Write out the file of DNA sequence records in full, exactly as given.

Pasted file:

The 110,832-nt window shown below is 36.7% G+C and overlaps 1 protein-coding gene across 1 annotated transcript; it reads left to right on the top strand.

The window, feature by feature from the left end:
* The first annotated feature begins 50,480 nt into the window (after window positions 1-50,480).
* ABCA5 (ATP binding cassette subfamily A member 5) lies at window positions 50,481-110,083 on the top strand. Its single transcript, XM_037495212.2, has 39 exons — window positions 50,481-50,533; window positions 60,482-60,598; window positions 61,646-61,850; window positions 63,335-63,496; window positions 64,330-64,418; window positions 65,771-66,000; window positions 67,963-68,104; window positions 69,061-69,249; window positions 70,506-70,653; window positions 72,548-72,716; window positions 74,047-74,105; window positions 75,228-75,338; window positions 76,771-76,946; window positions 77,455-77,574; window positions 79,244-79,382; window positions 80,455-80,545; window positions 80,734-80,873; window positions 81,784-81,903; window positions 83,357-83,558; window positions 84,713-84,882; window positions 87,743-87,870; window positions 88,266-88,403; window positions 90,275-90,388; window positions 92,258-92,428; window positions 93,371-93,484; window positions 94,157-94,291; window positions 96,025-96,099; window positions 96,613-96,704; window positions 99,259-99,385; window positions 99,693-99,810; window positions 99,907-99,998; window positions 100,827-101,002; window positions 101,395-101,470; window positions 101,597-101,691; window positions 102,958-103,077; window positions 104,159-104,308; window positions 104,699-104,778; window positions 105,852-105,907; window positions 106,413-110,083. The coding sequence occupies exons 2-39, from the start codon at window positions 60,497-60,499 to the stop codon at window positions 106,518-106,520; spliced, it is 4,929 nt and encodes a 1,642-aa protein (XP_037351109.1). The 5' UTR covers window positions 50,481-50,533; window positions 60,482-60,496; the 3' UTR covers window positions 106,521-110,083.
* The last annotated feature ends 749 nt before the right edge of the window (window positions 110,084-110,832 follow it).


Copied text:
The 110,832-nt window shown below is 36.7% G+C and overlaps 1 protein-coding gene across 1 annotated transcript; it reads left to right on the top strand.

The window, feature by feature from the left end:
* The first annotated feature begins 50,480 nt into the window (after window positions 1-50,480).
* ABCA5 (ATP binding cassette subfamily A member 5) lies at window positions 50,481-110,083 on the top strand. Its single transcript, XM_037495212.2, has 39 exons — window positions 50,481-50,533; window positions 60,482-60,598; window positions 61,646-61,850; window positions 63,335-63,496; window positions 64,330-64,418; window positions 65,771-66,000; window positions 67,963-68,104; window positions 69,061-69,249; window positions 70,506-70,653; window positions 72,548-72,716; window positions 74,047-74,105; window positions 75,228-75,338; window positions 76,771-76,946; window positions 77,455-77,574; window positions 79,244-79,382; window positions 80,455-80,545; window positions 80,734-80,873; window positions 81,784-81,903; window positions 83,357-83,558; window positions 84,713-84,882; window positions 87,743-87,870; window positions 88,266-88,403; window positions 90,275-90,388; window positions 92,258-92,428; window positions 93,371-93,484; window positions 94,157-94,291; window positions 96,025-96,099; window positions 96,613-96,704; window positions 99,259-99,385; window positions 99,693-99,810; window positions 99,907-99,998; window positions 100,827-101,002; window positions 101,395-101,470; window positions 101,597-101,691; window positions 102,958-103,077; window positions 104,159-104,308; window positions 104,699-104,778; window positions 105,852-105,907; window positions 106,413-110,083. The coding sequence occupies exons 2-39, from the start codon at window positions 60,497-60,499 to the stop codon at window positions 106,518-106,520; spliced, it is 4,929 nt and encodes a 1,642-aa protein (XP_037351109.1). The 5' UTR covers window positions 50,481-50,533; window positions 60,482-60,496; the 3' UTR covers window positions 106,521-110,083.
* The last annotated feature ends 749 nt before the right edge of the window (window positions 110,084-110,832 follow it).